Latest Research demonstrates again the amazing power of Hypnosis

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Hypnosis Works! The Best Scientific Evidence for Hypnosis

Yes, Hypnosis Works! The Best Scientific Evidence for Hypnosis

Hypnosis has been around for as long as humans have been around, but under many different names. That's because hypnosis is a natural state of the human mind, one that can be triggered by a variety of experiences. Around the turn of the 20th century modern medicine was being developed. The study of the mind occurred right along side that development, and great leaps have been made in the areas of psychology and hypnosis.

If you know me then you know I'm a bit of a scientific study nerd. I love looking at the data and seeing what works and what doesn't work. While not everything is conducive to being studied in a research lab (especially subjective experiences), there are many studies and published articles showing the efficacy of hypnosis. Here are just a few of my favorite quotes and links to the studies themselves.

Evidence for Hypnosis and Pain Control

Before the advent of modern analgesics and anesthetics, hypnosis was often the most effective approach for eliminating pain and increasing survival in major surgical operations. James Esdaile, a Scottish surgeon in the early 1800’s performed hundreds of surgeries and amputations using hypnosis as the pain reliever. James Braid was another surgeon famous for his speedy amputations. His use of hypnosis significantly reduced shock and dramatically increased his patients survival rates.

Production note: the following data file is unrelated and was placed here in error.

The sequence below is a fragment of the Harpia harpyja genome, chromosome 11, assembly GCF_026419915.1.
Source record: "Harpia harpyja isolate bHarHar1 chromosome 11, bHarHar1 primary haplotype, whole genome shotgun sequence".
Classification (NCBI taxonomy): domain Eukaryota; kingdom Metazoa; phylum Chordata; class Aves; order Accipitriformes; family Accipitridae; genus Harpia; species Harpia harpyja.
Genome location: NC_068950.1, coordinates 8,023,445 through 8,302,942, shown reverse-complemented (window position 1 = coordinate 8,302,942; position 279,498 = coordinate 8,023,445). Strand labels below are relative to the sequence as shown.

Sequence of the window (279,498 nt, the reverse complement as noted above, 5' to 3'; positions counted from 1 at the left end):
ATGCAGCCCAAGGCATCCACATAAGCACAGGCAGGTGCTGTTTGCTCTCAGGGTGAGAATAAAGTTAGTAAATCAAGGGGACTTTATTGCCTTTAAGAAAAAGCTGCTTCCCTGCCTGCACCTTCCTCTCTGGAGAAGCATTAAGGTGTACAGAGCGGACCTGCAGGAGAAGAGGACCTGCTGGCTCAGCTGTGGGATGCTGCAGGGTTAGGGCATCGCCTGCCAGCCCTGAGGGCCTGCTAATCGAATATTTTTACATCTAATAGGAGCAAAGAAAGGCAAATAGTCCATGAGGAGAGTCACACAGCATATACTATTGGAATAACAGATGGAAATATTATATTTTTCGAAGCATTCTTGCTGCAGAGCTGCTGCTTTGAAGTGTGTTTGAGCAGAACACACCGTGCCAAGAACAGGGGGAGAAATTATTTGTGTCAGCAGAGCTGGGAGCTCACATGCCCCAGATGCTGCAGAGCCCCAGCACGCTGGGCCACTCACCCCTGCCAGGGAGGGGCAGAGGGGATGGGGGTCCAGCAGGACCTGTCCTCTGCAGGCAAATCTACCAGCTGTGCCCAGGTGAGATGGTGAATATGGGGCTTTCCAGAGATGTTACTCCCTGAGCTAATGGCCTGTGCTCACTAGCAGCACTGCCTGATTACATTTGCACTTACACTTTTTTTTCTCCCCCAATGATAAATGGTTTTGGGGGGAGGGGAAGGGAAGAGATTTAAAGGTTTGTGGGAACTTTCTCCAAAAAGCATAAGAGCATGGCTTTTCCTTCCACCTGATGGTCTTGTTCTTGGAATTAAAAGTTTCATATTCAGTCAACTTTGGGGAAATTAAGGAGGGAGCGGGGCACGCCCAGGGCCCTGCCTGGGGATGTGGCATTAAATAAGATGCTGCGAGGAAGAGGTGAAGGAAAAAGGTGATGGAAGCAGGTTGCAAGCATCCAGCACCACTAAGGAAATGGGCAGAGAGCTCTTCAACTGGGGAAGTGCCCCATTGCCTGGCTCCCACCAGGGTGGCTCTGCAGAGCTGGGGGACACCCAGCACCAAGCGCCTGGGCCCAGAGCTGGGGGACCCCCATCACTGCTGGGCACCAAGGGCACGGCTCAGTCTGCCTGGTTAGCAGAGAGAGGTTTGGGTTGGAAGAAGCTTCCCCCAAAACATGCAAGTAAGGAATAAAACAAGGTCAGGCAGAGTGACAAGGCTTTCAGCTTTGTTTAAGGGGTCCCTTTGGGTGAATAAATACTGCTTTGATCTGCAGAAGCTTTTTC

Even today hypnosis is still used in surgical situations. Below is a link to a video of a dental surgery being performed without any chemical analgesics.

One of the best endorsements of hypnosis is the summary of a paper by Mark P. Jensen and David R. Patterson of the University of Washington on the topic of using hypnosis for chronic pain. In fact, if you are really interested in how hypnosis can affect pain and you want even more research than my article will provide, I recommend reading all of the paper I'm about to quote. It shines it's light on every area of pain and how hypnosis can positively impact it.